|Issue of the Day Posts Tagged ‘Higher Education’|
Enrollment Surge Creates Pressures on Community Colleges
Published Monday, August 3rd, 2009 by Lacey Loftin
Contrary to a system that is based on open admission to higher education all, community colleges now have to contemplate turning away students. The reasons for such a reversal of principle are fueled by the current recession, an enrollment surge greater than the past 2 decades, and tight state budgets. Normally, an economic downturn would boost community college enrollment. Yet, the current recession poses a three sided crush of students who are out of work and looking for a career boost, limited to lower tuition choices by a tighter credit market, and threat of home foreclosure requiring extra income. The tuition for a four year university and a two year community college is drastically different in that private 4-year is $25,143 and public 4-year is $6,585. Community college is less than $2000 on average.
The Obama Administration has planned to add $12 billion to the community college budget over the next decade, yet there is no immediate relief in sight. The most up-to-date information on college enrollment suggests that the growing enrollment is coming from the Hispanic college age population, which increased nearly 4 percentage points to 57.9% between 2005 and 2006. The enrollment by the white population decreased by 4.7 percentage points to 68.5%, and blacks had a -0.2 point change during the same time period to 55.5%.
Some relief has finally come to those struggling to pay off those student loans. New rules allow for borrowers to apply the plan to their remaining loan amount as of Wednesday, July 1st. Highlights include an income-based repayment plan that considers income and family size; also borrowers can set their monthly loan payment at 15% of their annual adjusted gross income. Plus, borrowers who make less than $16,245 — poverty level — would not be required to make any payments on their federal loans as long as their income remained at that level. Public Service also offers some relief as well in the form of loan forgiveness after 10 years of service. The Government increased the Pell Grants payouts from $619 to $5,350 — thanks to the Stimulus Act — for the 2009-2010 school year, decreased loan origination fees to 1% next July and cut interest rates from 6% to 5.6%.
The action is a result of several factors not the least of which includes skyrocketing tuition, which has reached $20,000 for a Private school and near $5,000 for public school in 2007. For 45% of Public college students and upwards to 60-75% of Private college students, the rise in tuition has resulted in loans to cover the cost of an education. This has lead to an annual Federal Assistance borrowing of $92,484 million and places the US second in Higher Education spending among developed countries.
According to the Department of Education, countries such as Canada, Japan, and Korea have advanced beyond 50% of their adult populations earning the equivalent of an associate degree or higher. To get the US population to the competition’s level represents a roughly 50% increase in US annual degree production for the next 16 years. Moreover, we would have to pay close attention to the shifting demographics of the US population, which by 2020, whites will decrease to 63%; Hispanic will increase to 17%; and Blacks will reach 13%. A study by the National Center for Public Policy and Higher Education argues that if current gaps remain, the net result would be a projected 2% decline in per capita income over the period from 2000 to 2020. This would result in a shrinking tax base and a weakened global competitive edge.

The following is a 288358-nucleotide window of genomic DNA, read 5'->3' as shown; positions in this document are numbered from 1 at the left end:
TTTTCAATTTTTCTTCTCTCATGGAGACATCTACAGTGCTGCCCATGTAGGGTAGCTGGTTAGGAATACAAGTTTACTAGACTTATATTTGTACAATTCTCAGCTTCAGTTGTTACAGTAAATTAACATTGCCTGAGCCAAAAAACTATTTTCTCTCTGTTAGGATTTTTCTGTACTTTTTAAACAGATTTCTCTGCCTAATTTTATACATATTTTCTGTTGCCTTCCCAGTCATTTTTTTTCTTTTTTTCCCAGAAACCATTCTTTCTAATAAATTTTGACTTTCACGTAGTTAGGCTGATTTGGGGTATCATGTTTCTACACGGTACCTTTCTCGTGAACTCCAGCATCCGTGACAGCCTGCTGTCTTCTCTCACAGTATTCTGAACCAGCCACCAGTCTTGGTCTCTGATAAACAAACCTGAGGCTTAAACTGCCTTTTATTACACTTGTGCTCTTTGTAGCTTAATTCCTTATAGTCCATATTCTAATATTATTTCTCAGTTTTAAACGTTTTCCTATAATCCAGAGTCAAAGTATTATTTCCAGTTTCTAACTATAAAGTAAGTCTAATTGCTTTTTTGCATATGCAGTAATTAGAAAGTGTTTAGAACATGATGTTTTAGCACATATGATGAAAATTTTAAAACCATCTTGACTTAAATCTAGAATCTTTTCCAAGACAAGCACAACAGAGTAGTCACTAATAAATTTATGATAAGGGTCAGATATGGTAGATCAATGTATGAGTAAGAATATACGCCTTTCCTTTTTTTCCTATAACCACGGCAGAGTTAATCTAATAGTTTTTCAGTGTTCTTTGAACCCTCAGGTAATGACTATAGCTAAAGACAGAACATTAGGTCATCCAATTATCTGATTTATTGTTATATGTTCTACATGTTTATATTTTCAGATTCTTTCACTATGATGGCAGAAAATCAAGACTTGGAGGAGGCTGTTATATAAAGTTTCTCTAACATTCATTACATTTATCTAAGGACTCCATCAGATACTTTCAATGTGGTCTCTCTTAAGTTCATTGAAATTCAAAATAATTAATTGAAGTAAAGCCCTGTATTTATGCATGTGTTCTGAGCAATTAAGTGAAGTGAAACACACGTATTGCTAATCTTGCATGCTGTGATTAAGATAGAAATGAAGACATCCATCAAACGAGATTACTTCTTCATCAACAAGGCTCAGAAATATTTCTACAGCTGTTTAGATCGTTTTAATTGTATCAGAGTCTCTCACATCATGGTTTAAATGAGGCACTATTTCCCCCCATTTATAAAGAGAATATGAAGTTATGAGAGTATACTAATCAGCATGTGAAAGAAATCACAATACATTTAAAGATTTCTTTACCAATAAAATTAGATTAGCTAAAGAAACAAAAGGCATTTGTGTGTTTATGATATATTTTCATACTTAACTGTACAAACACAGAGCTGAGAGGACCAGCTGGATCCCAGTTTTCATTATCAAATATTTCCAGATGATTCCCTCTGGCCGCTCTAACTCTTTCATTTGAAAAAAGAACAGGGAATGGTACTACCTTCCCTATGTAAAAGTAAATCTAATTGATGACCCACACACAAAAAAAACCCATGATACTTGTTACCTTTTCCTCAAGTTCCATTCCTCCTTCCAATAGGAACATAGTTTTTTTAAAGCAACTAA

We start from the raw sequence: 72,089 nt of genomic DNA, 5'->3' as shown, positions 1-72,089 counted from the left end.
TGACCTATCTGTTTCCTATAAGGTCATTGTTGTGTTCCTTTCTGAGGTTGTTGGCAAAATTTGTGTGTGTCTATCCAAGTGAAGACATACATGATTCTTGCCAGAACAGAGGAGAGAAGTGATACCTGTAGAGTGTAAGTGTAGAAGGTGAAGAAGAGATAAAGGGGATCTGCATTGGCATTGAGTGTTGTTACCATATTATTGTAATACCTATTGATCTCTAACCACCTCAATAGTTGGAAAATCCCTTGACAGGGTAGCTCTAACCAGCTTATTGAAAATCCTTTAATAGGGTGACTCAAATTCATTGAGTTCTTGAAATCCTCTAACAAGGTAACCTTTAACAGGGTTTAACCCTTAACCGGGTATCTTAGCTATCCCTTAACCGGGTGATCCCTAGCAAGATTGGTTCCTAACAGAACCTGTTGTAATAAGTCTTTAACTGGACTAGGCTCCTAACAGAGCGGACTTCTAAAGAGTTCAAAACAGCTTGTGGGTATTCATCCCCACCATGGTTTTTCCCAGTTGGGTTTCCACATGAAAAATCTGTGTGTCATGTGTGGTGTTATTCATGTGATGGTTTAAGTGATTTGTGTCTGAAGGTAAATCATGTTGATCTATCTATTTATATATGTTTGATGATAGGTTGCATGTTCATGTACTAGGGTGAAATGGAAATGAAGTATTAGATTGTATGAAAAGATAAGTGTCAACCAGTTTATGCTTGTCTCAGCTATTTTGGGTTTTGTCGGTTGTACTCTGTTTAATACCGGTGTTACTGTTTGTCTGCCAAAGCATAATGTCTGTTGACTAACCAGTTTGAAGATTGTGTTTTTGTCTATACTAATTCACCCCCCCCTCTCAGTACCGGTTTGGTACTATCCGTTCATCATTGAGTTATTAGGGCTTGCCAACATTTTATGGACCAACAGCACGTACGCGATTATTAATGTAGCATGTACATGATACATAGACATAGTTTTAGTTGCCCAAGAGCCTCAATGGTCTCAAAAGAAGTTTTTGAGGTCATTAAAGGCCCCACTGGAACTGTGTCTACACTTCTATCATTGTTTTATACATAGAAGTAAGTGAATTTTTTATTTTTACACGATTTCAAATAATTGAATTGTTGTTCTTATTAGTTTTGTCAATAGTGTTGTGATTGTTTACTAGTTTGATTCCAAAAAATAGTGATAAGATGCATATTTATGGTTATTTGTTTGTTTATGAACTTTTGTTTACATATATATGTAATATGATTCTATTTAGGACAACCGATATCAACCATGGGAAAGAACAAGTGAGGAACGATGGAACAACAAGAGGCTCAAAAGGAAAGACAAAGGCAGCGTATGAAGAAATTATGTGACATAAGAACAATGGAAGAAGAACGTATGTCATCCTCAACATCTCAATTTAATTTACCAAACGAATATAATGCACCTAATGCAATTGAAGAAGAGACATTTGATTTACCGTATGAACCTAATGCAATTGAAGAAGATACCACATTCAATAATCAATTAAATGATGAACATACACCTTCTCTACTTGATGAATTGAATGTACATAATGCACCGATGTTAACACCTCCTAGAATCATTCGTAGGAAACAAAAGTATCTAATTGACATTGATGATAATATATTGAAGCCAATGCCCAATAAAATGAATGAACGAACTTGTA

College degree attainment rates within the US have been relatively flat for two decades at 20-28% for males and 24-30% for women, averaging 29% overall in 2008. Of those aged 25-29, broken down by race, Whites achieve 32%; Blacks earn 19%; and Hispanics are awarded 13% of all degrees. Adding an Associate’s degree increases income by about $10,000 annually; adding a Bachelor’s near doubles income; and a professional degree quadruples a High School annual income. This is especially important when considering that the top 50% of wage earners have paid 96% of our total Income Tax Share in 2007.
For both applicants and schools spring presents a stressful time at the mail box. Acceptance and rejection letters are creating drama at home and at university as the economy influences applicants’ decision making. 39% have decided to include the amount of tuition when weighing private school acceptance letters. 53% of students who planned to attend a private college now report limiting their choices to public schools. Living arrangements have changed as well; many who would have lived on campus now choose to live with parents. And 27% are choosing the less expensive 2 year institutions instead of going straight to 4 year schools. Yet, 21% plan to defer college to work for a year in order to save for college tuition.
At the heart of the issue is the growth of tuition for both the private and public institutions. The rate at which these public and private schools have increased their tuition, faster than inflation, has raised concerns that many are being priced out of higher education. While there have been only subtle changes over the last 27 years in the different percentages of those attaining higher education degrees, the real change has come from the increase in federal student borrowing, which has increased $48,477 million since 2000 to $92,484 million in 2007.